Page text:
Canadian 'Mega' Dinosaur Bonebed Formed by Watery Catastrophe
by Brian Thomas, M.S. *
Canadian scientists have found a massive dinosaur fossil graveyard in Alberta containing so many bones that it calls into question the standard stories of slow and gradual dinosaur fossil formation. No mere river flood could account for so many casualties. So, the researchers proposed that the cause was something much more violent.
The formal description of the discovery was published in a book titled New Perspectives on Horned Dinosaurs.1 Co-editor David Eberth, Senior Research Scientist at the Royal Tyrrell Museum, stated in a museum news release, "Data from this mega bonebed provide pretty clear evidence that these, and other dinosaurs, were routinely wiped out by catastrophic tropical storms that flooded what was once a coastal lowland here in Alberta, 76 million years ago."2
The "bonebed" covers almost a square mile and contains many Centrosaurus remains. These dinosaurs looked like the more familiar Triceratops, but had additional horns protruding from their skulls. Eberth said of the site that "the scale of the carnage must have been breathtaking" as these and other creatures tried but failed to escape the onrushing waters. Flying or swimming creatures were not fossilized en masse like the larger lumbering beasts, and the researchers reasoned that they were able to escape the overpowering waves.
But where did the water come from that could cause such mayhem? The researchers proposed a "tropical storm model," in which hurricanes must have washed water up onto a shallow coast.2 That hypothesis shares some similarities to the flood model proposed by creation scientists, but how well does each fit this fossil data?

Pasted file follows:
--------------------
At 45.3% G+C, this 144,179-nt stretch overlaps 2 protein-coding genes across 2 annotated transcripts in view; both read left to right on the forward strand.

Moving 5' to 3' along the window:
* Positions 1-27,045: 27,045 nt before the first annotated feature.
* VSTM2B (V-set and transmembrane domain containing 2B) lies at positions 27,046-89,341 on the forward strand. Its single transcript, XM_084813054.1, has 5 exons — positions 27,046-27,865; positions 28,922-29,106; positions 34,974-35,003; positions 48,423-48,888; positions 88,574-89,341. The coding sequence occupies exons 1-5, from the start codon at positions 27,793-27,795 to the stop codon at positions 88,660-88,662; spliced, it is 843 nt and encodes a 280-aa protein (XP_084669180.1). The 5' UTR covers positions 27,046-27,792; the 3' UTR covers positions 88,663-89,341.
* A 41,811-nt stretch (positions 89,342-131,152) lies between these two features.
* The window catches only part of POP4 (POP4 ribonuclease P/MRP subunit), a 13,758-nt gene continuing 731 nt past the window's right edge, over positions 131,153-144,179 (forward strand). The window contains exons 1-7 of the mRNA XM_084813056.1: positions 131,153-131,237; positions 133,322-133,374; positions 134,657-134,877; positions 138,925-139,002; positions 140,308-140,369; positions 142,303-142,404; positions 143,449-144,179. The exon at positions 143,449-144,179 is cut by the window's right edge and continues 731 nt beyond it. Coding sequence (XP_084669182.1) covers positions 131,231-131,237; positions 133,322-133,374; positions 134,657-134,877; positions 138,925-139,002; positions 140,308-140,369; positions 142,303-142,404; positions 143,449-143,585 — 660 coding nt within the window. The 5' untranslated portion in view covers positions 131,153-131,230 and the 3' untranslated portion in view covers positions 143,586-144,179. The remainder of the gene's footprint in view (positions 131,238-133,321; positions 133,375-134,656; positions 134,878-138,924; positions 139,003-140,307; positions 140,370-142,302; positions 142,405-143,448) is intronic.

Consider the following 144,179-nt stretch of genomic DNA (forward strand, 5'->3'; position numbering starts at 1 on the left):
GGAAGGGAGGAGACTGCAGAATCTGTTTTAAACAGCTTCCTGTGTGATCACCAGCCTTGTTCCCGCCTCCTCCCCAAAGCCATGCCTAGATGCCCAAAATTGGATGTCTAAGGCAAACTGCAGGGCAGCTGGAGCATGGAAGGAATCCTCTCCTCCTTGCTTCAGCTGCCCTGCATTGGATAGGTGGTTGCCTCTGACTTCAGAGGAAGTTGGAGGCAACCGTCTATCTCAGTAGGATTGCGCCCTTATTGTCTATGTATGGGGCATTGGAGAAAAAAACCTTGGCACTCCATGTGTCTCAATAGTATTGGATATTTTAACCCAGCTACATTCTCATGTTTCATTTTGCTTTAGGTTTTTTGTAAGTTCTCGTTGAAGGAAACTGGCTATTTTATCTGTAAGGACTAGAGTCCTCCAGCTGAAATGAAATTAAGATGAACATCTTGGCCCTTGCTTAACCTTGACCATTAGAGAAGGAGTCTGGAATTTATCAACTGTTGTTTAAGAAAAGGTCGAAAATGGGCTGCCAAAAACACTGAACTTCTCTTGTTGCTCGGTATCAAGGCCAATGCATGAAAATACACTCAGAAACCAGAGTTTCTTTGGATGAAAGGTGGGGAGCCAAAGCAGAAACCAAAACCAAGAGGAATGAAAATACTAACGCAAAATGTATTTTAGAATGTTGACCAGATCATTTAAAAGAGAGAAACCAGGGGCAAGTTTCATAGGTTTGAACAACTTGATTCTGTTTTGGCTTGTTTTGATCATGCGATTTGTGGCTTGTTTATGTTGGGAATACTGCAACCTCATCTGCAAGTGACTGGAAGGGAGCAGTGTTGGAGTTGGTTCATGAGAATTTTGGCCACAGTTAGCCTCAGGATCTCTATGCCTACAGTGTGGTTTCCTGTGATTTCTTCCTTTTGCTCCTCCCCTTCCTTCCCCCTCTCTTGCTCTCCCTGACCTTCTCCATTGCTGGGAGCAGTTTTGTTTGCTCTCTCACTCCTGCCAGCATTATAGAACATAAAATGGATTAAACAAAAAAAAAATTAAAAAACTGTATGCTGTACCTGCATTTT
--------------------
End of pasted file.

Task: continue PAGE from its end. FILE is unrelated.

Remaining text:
The standard dinosaur fossilization story holds that the reptiles were crossing a stream and got caught in a rising river. But no rising streams today deposit fossil graveyards. Tropical storms, however, are known to drive water ashore and devastate landscapes, washing over whatever animals lie in their paths. The tropical storm model may be an improvement over the flooded stream scenario, but it is equally true that today's hurricane storm surges don't produce fossil graveyards either!
And warm oceans are required to generate these weather patterns, hence the term "tropical" in "tropical storm." Canada is not very tropical, and even if it was once 2,500 miles further south, any ancient tropical storm similar to today's tempests might pile up carcasses, but would not bury them deep enough to keep them from rotting before they could fossilize.
Eberth cited hurricanes as the reason why dinosaur fossils "are often found preserved so exquisitely."2 And yet "exquisite" fossil preservation is not a byproduct of even the most powerful of today's hurricanes. A more catastrophic event is needed that could carry much more sediment to deeply bury the remains and keep them from decaying. None of today's natural processes are adequate to explain the centrosaur and other fossil graveyards.
The basic description of the historical account provided in Genesis, which is corroborated by hundreds of legends,3 depicts rising waters that eventually washed over all of the earth's continents before running into today's deeper ocean basins. Such a universal deluge fits the facts of the Canadian mass kill with the fewest logical leaps.
It makes more sense to interpret this fossil graveyard as a result of one of the many tsunami-like waves that gradually pulsed over the continents during the course of the year-long Flood event, when "the waters prevailed exceedingly upon the earth; and all the high hills, that were under the whole heaven, were covered."4
- Ryan, M. J., B. J. Chinnery-Allgeier and D. A. Eberth, eds. 2010. New Perspectives on Horned Dinosaurs. Bloomington, IN: Indiana University Press.
- Alberta Dinosaur Bonebed Is Largest ever Found. Royal Tyrrell Museum news release, June 17, 2010.
- Hoesch, W. 2008. The Hualapai and the Flood. Acts & Facts. 37 (1): 16.
- Genesis 7:19.
* Mr. Thomas is Science Writer at the Institute for Creation Research.
Article posted on July 13, 2010.